Solidarity Among Trade Unions and Civil Societies in the Fight for Labour Rights
On 3 September 2020, the Center for Democracy Foundation hosted a debate entitled Trade Unions and New Membership Potential. The debate was held on a new platform, with the speakers and a select number of trade union and civil society representatives present in person, combined with participants who joined the debate via ZOOM.
The conversation was held at the same time the Statistical Office of the Republic of Serbia published Serbia’s unemployment rate at a historical low of 7.3%, and the President of Serbia stated that the citizenry has no reason to worry as the most important thing is that there will be no salary cuts. At the same time, independent research and trade unions claim that unemployment numbers are much higher than official statistics indicate and data on a large number of layoffs are published by the media almost daily. What can we expect this forthcoming autumn? How will the Covid-19 pandemic, with the threat of job loss for a large number of employees and rising poverty, affect our plans and priorities? How will we be able to help each other and where will we find the space we need in order to take joint action and create synergy? Who do the trade unions turn to during these times and how do they identify potential for new membership?
Nataša Vučković, Executive Director of the Center for Democracy Foundation welcomed all those physically present as well as those joining the debate as online participants. She highlighted that the FCD’s focus is on building solidarity in society and the protection of social and economic rights, first and foremost, labour rights. She emphasised that we are living in times of great change, and that the mechanisms of elementary democratic procedure and public dialogue have collapsed. This is why labour rights issues are a constant hot topic, in terms of, among others, our development priorities, i.e. Serbia’s integration into the European Union with the standards that apply there.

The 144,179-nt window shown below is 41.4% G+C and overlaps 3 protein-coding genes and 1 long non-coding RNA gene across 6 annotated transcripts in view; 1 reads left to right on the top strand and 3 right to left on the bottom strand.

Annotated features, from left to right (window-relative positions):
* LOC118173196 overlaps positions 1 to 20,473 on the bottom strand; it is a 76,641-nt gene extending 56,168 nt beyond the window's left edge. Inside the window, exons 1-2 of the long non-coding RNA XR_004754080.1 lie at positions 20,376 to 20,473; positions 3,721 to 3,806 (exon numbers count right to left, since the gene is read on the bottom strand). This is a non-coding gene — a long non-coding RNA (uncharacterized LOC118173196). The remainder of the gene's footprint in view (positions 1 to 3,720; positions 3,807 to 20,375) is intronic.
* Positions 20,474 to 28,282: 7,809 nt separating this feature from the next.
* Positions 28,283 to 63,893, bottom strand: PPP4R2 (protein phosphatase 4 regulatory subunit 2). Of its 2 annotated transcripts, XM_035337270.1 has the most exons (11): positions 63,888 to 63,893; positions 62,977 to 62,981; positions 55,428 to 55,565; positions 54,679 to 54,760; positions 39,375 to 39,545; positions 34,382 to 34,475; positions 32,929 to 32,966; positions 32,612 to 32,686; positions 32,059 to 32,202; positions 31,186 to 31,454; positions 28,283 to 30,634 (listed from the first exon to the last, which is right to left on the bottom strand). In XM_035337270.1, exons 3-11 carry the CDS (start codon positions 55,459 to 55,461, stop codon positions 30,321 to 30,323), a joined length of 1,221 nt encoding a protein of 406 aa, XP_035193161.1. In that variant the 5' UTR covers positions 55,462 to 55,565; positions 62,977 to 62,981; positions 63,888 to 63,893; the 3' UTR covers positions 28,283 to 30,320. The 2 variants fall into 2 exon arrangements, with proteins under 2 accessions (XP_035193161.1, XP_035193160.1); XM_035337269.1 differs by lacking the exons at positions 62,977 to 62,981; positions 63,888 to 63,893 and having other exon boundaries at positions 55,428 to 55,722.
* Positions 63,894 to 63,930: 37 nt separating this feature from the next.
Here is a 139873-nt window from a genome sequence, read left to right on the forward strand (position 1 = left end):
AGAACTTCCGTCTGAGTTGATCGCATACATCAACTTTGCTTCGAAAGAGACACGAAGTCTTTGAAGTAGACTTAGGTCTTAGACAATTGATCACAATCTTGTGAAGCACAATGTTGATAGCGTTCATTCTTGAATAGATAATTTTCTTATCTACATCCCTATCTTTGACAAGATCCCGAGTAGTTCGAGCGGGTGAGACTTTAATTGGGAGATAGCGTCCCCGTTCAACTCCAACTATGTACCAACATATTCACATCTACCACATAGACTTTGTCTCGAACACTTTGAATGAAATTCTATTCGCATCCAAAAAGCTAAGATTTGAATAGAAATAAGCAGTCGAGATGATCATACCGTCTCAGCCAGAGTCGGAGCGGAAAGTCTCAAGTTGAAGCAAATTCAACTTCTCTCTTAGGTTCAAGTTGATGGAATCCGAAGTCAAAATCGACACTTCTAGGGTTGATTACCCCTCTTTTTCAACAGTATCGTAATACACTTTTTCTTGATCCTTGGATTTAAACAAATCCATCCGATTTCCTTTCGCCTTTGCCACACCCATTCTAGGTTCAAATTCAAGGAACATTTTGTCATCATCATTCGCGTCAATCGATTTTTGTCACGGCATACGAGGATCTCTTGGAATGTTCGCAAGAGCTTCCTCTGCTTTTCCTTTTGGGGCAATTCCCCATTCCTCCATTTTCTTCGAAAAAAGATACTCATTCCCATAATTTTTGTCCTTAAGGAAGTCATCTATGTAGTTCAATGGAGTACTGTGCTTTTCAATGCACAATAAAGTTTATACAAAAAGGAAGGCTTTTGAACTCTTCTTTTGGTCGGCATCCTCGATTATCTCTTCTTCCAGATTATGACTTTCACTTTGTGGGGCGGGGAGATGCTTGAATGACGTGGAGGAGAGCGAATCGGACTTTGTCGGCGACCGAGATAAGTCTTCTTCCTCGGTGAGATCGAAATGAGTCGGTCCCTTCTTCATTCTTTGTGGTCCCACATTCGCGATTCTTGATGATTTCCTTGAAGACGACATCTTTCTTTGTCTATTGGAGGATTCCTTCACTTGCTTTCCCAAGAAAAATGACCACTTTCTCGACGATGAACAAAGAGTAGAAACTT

She stressed that today’s most important questions are: how to include other vulnerable groups such as the LGBTI communit and where are the points around which association will be made possible?
The President of the United Branch Trade Union Independence, Zoran Stojiljković, asked whether or not Serbia is a socially responsible society in terms of rule of law, where all members of its society are equality? In his opinion it is not, nor can it be without empowered trade unions. He emphasised that the essential issue today is the problem of building trust in trade unions and the real influence that trade unions have on social change or government policy. This is why, in his opinion, it is necessary to increase the capacities of trade unions which are constantly diminishing. Trade unions will not survive simply on the basis of permanent employment, as this foundation has become shakier and shakier. The path to capacity building is therefore in increasing the level of collaboration with civil society organisations, i.e. organisations with the democratic and professional capacity and understanding of the mission of the trade unions, and this is primarily a matter of decent work. One such organisation certainly is the Center for Democracy Foundation.